The number of bars and clubs catering specifically to the gay male population is declining nationwide, according to a new study examining the effects of COVID-19 lockdowns on LGBTQ spaces in the United States.
The study’s author, Greggor Mattson, a professor of Sociology at Ohio’s Oberlin College, who also curates the Who Needs Gay Bars project on Twitter, found that between 2019 and Spring 2021, the number of gay bars in the country dropped by about 15 percent.
Compared with a similar decline between 2017 and 2019, Mattson writes, this indicates a steady rate of decline in recent years.
Mattson and his researchers studied historical data from the Damron Travel Guide and compared it to an online census of gay bars taken from February to May of 2021.
“[Over] 36 percent of gay bar listings disappeared between 2007 and 2019,” Mattson said in an an interview with ABC News. “So more than a third of gay bars closed in a 12-year period.”
According to the study, bars serving LGBTQ people of color fared particularly poorly, dropping by nearly 24 percent between 2019 and Spring 2021.
Meanwhile, Mattson and his associates found that no lesbian bars closed during the pandemic, possibly due to “intensive media and philanthropic attention,” including from the Lesbian Bar Project.
The potential causes for the decline in gay bars around the United States, cited by Mattson are, on their face, positive. Social equality and greater acceptance of LGBTQ people have led to more welcoming attitudes in bars that don’t cater specifically to the community, as well as a greater willingness of queer people to socialize in non-gay venues. There’s also the rise of social media and the prevalence of location-based apps like Grindr and Scruff that allow LGBTQ people to meet virtually.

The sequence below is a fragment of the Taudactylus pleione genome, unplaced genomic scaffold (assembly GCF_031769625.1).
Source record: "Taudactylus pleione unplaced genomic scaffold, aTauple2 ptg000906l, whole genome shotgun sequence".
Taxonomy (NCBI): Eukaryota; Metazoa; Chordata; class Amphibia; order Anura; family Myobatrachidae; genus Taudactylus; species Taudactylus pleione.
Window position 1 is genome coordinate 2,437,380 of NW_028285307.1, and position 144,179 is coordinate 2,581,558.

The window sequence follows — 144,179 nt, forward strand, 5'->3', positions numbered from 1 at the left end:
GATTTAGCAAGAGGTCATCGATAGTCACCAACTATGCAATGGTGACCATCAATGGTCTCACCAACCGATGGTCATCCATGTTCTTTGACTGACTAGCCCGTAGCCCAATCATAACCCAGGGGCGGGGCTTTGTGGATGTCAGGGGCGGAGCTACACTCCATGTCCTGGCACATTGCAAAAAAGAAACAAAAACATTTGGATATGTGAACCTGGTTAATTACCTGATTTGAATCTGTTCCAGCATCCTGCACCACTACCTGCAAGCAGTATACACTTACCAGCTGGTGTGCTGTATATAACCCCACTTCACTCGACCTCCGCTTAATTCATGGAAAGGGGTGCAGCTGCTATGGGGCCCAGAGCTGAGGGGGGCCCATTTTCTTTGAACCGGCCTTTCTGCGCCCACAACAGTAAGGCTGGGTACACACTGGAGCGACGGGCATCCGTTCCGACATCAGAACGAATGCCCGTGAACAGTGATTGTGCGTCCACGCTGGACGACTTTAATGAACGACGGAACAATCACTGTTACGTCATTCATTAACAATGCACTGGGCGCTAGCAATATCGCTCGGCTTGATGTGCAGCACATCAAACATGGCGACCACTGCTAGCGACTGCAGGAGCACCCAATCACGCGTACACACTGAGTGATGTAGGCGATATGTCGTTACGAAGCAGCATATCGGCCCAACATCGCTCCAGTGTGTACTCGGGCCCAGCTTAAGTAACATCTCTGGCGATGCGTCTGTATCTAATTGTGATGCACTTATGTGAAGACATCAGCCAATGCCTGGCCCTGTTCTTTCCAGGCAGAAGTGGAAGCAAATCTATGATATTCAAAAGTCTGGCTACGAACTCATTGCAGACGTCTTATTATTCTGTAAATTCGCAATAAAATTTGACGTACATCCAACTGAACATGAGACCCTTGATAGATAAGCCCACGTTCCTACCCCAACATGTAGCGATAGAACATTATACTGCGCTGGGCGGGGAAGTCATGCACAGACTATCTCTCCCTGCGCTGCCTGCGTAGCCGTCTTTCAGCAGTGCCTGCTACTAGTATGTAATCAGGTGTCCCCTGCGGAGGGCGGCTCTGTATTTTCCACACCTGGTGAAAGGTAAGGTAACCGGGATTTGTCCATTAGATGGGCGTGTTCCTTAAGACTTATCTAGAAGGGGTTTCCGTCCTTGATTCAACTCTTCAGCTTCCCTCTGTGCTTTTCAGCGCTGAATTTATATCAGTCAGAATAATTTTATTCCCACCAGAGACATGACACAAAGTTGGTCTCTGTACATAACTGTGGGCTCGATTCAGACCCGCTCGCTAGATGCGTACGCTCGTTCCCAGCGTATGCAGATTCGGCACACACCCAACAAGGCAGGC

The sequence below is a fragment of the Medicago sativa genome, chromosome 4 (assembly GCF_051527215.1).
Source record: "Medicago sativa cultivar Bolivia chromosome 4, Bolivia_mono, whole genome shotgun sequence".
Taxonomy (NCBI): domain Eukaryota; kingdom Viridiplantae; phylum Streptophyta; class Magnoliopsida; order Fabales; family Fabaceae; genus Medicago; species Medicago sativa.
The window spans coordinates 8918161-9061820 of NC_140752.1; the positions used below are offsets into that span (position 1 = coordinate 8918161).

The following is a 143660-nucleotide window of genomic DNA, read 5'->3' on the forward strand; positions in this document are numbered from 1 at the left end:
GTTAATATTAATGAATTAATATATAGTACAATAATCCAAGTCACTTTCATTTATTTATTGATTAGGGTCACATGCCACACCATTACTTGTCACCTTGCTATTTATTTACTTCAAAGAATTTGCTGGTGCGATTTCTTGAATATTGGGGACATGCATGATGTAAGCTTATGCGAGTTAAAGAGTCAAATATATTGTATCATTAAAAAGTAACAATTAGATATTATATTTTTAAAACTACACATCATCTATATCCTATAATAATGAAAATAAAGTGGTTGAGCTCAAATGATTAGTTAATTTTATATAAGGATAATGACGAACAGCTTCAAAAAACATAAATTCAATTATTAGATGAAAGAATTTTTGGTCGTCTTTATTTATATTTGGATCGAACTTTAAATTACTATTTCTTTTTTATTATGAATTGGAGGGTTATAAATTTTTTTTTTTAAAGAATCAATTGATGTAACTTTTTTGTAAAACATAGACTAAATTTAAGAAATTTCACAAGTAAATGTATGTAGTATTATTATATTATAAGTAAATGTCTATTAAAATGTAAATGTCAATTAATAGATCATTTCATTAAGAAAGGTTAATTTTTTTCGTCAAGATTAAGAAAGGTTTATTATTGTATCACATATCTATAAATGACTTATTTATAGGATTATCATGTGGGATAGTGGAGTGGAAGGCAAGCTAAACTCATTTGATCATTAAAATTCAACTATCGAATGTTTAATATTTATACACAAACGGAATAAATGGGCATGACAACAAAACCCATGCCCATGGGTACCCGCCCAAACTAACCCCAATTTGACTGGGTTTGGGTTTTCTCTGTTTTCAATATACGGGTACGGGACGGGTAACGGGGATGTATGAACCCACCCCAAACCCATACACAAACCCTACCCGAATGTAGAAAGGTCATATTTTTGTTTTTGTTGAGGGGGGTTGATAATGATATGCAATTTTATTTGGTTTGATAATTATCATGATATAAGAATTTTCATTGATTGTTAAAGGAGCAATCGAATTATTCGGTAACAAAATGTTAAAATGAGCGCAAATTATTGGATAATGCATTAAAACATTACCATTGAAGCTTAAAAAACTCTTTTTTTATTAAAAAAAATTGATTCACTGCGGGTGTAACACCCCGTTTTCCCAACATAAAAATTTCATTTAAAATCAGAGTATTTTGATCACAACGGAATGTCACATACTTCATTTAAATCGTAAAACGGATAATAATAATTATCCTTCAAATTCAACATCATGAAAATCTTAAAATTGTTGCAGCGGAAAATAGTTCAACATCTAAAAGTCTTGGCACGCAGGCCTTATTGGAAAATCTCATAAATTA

The study cautions, however that “rates of change in listings may not reflect actual changes in the number of establishments.” It also suggests that the decline in gay bar listings was not dramatically increased by the pandemic.
Still, Mattson finds the numbers troubling. “In most parts of the country, gay bars are the only public LGBTQ+ place,” he says. “In other words, they’re the only place where queer people can reliably encounter other queer people in public.”
That could certainly have larger implications for LGBTQ culture.
Larger, multi-cultural clubs that serve a variety of community subsets have often been an opportunity for individuals from varied gender, cultural, economic and ethnic backgrounds to come together and socialize, while sharing ideas and cultivating friendships that might not otherwise develop. The potential result: a larger degree of segregation within the community itself.
Drag entertainment, long a staple in the LGBTQ community could also be largely impacted.
“If the only bar with a purpose-built drag stage closes, then it leaves drag queens and drag kings without a place to practice their art,” Mattson lamented.